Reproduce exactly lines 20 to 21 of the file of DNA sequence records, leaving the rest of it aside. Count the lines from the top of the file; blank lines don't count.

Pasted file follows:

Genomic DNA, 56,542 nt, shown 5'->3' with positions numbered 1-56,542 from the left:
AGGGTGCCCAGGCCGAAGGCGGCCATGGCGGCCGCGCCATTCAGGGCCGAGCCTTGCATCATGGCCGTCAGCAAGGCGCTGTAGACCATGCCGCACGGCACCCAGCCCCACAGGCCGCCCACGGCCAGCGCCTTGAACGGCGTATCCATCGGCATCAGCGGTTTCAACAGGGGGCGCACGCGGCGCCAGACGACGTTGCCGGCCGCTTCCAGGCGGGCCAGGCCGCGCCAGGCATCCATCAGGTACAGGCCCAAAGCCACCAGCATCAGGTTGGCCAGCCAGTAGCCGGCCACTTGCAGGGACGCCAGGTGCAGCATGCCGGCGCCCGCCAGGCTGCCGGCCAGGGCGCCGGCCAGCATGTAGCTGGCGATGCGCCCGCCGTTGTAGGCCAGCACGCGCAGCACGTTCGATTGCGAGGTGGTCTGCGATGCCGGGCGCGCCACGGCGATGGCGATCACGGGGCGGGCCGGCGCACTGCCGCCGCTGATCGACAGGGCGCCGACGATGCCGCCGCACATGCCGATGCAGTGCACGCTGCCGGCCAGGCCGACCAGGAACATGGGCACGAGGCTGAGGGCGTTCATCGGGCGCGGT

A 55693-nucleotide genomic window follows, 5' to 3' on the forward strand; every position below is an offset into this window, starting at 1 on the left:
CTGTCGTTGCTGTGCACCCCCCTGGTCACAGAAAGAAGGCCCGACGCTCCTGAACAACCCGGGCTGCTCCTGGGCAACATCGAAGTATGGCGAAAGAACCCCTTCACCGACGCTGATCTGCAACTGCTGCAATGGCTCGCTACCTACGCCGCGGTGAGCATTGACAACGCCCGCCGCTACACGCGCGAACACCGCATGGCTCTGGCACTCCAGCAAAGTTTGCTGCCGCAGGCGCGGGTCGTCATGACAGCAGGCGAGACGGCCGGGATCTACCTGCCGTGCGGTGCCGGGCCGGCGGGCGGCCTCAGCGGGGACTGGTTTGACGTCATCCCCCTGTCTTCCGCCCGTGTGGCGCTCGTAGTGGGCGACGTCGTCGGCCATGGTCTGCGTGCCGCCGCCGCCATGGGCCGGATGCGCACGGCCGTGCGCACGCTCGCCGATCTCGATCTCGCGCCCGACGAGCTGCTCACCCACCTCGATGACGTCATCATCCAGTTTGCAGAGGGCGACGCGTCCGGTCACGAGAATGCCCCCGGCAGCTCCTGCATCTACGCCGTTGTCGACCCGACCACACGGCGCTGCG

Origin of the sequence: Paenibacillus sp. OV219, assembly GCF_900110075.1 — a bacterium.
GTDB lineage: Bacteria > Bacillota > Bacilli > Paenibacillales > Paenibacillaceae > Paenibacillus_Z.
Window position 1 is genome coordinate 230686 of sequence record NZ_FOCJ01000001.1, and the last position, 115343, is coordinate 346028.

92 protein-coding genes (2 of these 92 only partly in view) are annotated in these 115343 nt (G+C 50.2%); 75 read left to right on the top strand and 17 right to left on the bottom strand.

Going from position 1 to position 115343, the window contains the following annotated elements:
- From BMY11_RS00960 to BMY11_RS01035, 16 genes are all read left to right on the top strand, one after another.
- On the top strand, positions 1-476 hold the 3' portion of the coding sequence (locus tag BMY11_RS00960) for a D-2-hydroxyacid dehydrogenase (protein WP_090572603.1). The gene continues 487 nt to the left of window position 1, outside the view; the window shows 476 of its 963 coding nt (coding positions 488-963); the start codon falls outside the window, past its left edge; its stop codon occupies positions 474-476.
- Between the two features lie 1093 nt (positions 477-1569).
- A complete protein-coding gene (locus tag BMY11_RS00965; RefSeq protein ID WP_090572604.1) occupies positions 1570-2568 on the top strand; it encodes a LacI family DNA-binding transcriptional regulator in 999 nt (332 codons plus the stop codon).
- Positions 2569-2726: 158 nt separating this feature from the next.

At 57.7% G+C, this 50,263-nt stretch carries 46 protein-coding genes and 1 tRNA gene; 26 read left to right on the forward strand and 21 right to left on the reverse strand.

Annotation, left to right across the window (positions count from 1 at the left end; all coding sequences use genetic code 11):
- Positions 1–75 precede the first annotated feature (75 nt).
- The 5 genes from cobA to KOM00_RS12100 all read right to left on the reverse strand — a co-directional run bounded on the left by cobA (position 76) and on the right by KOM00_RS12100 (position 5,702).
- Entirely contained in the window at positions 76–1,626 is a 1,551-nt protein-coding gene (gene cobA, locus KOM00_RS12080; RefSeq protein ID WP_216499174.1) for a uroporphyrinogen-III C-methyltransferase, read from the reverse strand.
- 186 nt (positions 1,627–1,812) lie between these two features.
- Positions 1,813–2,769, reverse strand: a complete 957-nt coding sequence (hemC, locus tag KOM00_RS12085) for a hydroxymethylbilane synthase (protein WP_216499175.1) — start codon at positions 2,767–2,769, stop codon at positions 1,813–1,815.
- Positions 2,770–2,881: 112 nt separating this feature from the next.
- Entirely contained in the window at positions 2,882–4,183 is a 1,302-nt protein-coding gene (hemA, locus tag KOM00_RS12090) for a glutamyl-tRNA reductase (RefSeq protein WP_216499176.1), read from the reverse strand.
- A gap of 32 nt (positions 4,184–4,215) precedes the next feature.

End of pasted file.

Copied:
- 186 nt (positions 1,627–1,812) lie between these two features.
- Positions 1,813–2,769, reverse strand: a complete 957-nt coding sequence (hemC, locus tag KOM00_RS12085) for a hydroxymethylbilane synthase (protein WP_216499175.1) — start codon at positions 2,767–2,769, stop codon at positions 1,813–1,815.